>I haven't read this paper but it sights Goldston and Yildirim in its
>summary and I thought the news about that was that they made an
>which states in part that
>"Mathematicians Andrew Granville of the University of Montreal and
>Kannan Soundararajan of the University of Michigan in Ann Arbor
>discovered the error in Goldston and Yildirim's work after realizing,
>to their surprise, that they could adapt the new result to prove in
>just a few additional lines that there are infinitely many pairs of
>primes differing by 12 or lessa finding almost as strong as the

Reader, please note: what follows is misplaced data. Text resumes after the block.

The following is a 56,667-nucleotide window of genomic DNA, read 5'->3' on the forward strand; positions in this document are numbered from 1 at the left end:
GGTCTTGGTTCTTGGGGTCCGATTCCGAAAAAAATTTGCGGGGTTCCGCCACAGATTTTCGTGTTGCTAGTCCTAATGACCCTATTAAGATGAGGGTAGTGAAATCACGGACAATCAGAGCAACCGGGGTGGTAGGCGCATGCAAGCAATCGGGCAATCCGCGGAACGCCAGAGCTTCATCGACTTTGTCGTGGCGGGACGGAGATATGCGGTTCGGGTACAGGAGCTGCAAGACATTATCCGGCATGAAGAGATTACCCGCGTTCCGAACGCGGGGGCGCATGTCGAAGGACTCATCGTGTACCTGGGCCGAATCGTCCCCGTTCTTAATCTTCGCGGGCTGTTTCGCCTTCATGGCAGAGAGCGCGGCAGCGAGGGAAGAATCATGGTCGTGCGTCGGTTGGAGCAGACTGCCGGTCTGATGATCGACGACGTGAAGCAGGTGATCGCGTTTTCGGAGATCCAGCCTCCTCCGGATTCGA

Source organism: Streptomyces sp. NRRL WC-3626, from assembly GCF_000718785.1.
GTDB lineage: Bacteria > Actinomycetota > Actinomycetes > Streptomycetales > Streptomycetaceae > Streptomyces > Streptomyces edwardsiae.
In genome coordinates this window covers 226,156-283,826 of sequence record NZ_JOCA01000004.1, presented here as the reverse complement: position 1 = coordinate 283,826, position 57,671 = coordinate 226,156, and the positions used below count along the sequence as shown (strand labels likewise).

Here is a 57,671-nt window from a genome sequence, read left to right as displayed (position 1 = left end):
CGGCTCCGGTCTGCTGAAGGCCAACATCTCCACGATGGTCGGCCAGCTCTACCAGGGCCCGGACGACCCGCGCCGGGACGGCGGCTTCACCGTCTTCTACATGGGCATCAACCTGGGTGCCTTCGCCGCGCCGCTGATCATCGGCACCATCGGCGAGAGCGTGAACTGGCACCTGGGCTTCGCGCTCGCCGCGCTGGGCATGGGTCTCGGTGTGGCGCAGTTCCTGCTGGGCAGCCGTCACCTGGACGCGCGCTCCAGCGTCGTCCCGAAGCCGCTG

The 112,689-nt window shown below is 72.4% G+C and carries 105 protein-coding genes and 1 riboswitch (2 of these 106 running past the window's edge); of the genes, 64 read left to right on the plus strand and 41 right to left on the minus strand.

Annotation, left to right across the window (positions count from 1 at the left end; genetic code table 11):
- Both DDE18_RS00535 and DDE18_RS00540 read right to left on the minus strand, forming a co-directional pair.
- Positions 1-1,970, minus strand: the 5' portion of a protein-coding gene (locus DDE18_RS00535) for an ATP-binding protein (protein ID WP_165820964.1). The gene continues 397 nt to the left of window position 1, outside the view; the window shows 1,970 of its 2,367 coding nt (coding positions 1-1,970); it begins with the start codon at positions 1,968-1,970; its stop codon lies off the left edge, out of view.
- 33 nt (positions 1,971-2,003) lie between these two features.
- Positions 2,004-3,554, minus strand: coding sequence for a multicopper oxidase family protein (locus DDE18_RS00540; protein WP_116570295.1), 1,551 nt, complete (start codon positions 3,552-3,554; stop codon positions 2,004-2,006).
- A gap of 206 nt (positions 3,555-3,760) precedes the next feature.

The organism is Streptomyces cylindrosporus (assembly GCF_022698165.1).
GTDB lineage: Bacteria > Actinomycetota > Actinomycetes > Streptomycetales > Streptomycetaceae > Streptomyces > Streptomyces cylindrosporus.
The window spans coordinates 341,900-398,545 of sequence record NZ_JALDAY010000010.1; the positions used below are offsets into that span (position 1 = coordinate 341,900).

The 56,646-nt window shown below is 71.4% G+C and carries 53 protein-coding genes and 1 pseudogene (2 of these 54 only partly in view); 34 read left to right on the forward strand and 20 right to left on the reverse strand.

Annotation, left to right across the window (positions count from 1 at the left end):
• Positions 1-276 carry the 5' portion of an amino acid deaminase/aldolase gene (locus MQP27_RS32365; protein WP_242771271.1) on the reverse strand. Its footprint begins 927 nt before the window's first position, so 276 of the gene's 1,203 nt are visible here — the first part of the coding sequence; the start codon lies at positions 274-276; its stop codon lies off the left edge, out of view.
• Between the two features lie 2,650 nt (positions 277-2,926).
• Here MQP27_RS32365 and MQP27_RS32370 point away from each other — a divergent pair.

>elusive twin-primes conjecture.
>This result seemed too good to be true. Scrutinizing Goldston and
>Yildirim's work line by line, Granville and Soundararajan found that
>one term in a complicated expression wasn't as well behaved
>mathematically as Goldston and Yildirim had thought, making the final
>result fall through."
--- In email@example.com
, Brian Schroeder <schroe79@m...>
> Here is a preprint of a paper by Ben Green and Terence Tao which
> that for every k >= 3 there exist infinitely many arithmetic
> primes of length k. I thought people might be interested in it.